Answers will vary. Critical Control 5: Malware Defenses. Employ automated tools to continuously monitor workstations, servers, and mobile devices. Employ antimalware software and signature auto-update features. Configure network computers to not auto-run content from removable media.

Step 3:  Locate the Newsletters menu.

Question:

Highlight the Resources menu, select Newsletters. Briefly describe each of the three newsletters available.

Answers will vary.

SANS NewsBites is a semiweekly high-level executive summary of the most important news articles that have been published on computer security during the last week. Each news item is very briefly summarized and includes a reference on the web for detailed information, if possible.

@RISK provides a reliable weekly summary of (1) newly discovered attack vectors, (2) vulnerabilities with active new exploits, (3) insightful explanations of how recent attacks worked, and other valuable data

 OUCH! is the world’s leading, free security awareness newsletter designed for the common computer user. Published every month and in multiple languages, each edition is carefully researched and developed by the SANS Securing The Human team, SANS Answers subject matter experts, and team members of the community. Each issue focuses on and explains a specific topic and actionable steps people can take to protect themselves, their family and their organization.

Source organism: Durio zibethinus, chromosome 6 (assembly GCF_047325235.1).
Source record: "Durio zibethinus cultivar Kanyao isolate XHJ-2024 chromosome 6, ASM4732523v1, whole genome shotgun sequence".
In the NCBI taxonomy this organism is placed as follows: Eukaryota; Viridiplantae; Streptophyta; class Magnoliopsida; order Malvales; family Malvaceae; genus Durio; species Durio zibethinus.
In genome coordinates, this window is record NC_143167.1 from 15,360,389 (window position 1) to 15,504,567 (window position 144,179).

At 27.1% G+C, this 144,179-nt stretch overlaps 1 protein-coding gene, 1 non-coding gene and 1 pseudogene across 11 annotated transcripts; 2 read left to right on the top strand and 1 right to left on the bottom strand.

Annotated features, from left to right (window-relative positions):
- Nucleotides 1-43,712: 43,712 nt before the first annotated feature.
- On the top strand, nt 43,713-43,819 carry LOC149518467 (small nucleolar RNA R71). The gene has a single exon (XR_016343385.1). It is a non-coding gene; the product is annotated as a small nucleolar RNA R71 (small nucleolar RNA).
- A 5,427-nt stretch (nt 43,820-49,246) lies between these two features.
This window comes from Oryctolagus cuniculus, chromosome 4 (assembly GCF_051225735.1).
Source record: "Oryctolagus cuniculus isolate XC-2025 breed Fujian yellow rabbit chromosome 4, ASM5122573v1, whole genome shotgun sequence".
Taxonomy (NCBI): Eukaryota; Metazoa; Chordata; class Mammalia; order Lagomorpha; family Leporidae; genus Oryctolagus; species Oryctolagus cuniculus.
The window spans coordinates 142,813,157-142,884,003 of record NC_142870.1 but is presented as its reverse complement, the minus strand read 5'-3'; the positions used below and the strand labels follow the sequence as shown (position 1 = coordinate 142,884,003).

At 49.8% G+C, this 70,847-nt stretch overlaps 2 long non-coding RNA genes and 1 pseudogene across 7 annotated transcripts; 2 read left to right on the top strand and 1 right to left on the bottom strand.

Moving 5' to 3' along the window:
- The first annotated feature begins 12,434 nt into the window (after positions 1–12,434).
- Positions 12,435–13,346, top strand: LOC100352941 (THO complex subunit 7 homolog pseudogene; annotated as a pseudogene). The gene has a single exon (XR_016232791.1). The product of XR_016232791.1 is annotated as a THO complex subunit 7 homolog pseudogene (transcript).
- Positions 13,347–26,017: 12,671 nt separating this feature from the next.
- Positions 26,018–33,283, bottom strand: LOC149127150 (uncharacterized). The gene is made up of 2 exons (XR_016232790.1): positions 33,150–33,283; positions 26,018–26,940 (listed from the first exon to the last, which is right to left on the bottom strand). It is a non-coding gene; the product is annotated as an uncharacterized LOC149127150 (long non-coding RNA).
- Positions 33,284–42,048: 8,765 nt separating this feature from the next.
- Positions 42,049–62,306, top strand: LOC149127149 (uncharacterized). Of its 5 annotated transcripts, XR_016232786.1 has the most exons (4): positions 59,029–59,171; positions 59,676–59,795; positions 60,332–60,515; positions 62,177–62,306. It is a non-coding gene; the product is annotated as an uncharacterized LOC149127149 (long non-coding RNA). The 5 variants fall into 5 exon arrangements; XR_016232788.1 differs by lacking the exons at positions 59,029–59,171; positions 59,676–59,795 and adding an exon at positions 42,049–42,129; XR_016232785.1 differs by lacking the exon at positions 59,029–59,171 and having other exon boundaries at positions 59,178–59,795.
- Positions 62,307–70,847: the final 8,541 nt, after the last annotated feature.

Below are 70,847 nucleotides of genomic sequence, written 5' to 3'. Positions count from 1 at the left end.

Part 2:  Identify Recent Network Security Threats

In Part 2, you will research recent network security threats using the SANS site and identify other sites containing security threat information.

Step 1:  Locate the @Risk: Consensus Security Alert Newsletter Archive.

From the Newsletters page, select Archive for the @RISK: The Consensus Security Alert. Scroll down to Archives Volumes and select a recent weekly newsletter. Review the Notable Recent Security Issues and Most Popular Malware Files sections.

Question:

List some recent vulnerabilities. Browse multiple recent newsletters, if necessary.

Answers will vary.

Step 2:  Identify sites providing recent security threat information.

Questions:

Besides the SANS site, identify some other websites that provide recent security threat information.

Answers will vary.

List some of the recent security threats detailed on these websites.

Answers will vary.

Part 3:  Detail a Specific Network Security Attack

In Part 3, you will research a specific network attack that has occurred and create a presentation based on your findings. Complete the form below based on your findings.

Step 1:  Complete the following form for the selected network attack.

Name of attack:

WannaCry ransomware

Type of attack:

CryptoWorm

Dates of attacks:

July 2001May 2017

Computers / Organizations affected:

Estimated 200,000 computers in 150 countries

How it works and what it did:

From Wikipedia: